Give up pretending otherwise, and just tell us the Times is "irrelevant" anyway. Who reads papers, right?

  3. What Bob does is show you how the sausage is made. He shows the ways in which seasoned professionals use tricks of grammar to tell their story when the facts don't support it. He shows how the mainstream media spread rumors and trivia to hide the absence of attribution. He shows how they pretend to be everymans, but are really hyperwealthy. He tries to lay out the tactics of how the big papers (NYT and Washington Post) push away from news and toward entertainment.

    This helps one to be a critical reader.

    Now it seems that some commenters here don't agree with some of Bob's specifics. That the subjects of his critiques are unfairly targeted. Okay. I hear what you're saying. But can I ask a question? Why all the vitriol? Often some other readers agree with Bob (it is a big Internet), and give supporting arguments. Wow, then it hits the fan! Insulting attacks, sometimes in all caps, with lots of exclamation points.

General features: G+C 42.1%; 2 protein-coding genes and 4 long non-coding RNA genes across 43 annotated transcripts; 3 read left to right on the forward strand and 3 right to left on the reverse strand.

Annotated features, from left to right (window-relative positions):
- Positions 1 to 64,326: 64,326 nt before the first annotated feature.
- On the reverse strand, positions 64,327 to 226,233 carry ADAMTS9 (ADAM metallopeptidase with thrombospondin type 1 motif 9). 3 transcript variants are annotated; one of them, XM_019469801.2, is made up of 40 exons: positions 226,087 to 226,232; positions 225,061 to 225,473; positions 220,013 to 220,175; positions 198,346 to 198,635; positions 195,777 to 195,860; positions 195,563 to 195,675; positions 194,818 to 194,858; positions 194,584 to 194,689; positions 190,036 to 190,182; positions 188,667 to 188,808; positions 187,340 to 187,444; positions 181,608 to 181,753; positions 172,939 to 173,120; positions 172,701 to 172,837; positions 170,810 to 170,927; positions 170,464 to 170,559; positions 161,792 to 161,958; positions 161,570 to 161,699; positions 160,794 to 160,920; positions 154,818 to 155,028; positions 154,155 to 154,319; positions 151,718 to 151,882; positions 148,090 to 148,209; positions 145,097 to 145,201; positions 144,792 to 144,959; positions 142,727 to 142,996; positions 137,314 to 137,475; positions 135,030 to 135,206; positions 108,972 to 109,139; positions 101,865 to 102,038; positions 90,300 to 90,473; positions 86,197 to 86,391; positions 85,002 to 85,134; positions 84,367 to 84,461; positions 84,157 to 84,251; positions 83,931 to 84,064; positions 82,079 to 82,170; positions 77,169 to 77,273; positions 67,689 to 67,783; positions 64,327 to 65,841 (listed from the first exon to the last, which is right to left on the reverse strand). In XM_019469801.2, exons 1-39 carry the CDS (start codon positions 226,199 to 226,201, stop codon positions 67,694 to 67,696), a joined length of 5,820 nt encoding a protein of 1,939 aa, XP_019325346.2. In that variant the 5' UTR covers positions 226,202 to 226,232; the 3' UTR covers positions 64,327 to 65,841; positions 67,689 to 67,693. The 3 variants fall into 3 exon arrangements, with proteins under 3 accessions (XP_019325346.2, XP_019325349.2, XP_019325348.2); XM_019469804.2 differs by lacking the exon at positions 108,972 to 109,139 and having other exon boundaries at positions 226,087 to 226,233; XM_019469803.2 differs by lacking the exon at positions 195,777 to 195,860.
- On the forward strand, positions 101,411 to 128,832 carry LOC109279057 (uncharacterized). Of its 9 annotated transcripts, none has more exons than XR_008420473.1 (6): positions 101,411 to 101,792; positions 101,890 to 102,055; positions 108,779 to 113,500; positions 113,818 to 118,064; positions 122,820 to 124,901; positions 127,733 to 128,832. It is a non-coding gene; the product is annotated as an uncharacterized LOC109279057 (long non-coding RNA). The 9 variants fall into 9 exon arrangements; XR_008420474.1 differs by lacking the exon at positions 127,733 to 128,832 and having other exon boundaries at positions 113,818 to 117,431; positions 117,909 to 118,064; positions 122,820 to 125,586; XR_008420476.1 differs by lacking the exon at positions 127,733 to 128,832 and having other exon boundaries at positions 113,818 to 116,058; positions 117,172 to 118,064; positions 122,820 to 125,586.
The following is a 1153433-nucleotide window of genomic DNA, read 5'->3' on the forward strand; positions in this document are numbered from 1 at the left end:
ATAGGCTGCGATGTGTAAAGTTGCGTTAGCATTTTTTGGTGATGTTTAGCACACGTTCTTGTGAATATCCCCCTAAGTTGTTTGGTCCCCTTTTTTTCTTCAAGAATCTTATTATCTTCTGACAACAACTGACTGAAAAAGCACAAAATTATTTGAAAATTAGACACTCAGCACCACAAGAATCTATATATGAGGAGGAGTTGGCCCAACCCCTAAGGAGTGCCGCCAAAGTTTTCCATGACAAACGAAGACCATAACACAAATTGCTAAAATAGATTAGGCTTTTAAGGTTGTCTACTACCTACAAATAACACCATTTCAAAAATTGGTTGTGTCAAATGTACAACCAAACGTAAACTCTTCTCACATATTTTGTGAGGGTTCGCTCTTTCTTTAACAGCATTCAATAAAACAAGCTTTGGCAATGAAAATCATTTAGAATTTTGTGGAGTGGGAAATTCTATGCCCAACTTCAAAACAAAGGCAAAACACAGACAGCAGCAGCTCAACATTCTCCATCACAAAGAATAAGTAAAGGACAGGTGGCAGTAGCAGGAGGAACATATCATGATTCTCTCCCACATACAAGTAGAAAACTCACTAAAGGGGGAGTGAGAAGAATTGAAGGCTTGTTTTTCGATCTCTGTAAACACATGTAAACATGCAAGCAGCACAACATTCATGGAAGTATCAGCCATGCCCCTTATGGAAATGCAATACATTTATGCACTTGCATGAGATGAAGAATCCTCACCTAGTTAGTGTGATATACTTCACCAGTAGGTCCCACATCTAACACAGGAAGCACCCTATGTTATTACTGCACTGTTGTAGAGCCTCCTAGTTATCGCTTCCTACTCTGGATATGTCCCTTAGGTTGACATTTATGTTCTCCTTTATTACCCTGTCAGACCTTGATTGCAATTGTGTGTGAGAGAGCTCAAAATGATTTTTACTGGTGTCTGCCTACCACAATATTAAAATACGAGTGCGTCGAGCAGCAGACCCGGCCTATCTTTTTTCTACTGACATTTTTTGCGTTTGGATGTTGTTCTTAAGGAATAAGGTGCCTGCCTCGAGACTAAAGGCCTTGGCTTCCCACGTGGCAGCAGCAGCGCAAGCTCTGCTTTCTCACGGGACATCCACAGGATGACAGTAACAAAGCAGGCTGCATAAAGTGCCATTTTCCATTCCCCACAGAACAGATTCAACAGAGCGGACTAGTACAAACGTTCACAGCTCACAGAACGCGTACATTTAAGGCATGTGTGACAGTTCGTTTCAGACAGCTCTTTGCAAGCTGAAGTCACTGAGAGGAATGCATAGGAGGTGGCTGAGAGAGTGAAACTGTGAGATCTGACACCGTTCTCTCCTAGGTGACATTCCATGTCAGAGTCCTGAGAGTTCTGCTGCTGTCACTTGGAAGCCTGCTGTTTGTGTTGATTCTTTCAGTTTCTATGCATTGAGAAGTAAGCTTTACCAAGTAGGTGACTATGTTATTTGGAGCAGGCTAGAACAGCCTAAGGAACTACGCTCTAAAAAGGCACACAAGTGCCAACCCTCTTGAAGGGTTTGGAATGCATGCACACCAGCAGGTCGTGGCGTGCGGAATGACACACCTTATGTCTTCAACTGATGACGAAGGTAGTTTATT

Again, where is all of the hatred coming from?

    1. “That the subjects of his critiques are unfairly targeted. Okay. I hear what you're saying. But can I ask a question? Why all the vitriol? “

      >>>cant speak for any other commenter here and its been a couple weeks for me, but u just answered your own quesytion, for me anyway. . . . by way of example, your man tears dowds face off a couple weeks ago like a junk yard dog and youre appalled at getting some negative feedback? . . . oh darlings it just isnt done!

      “Again, where is all of the hatred coming from?”

      >>> bob somerby.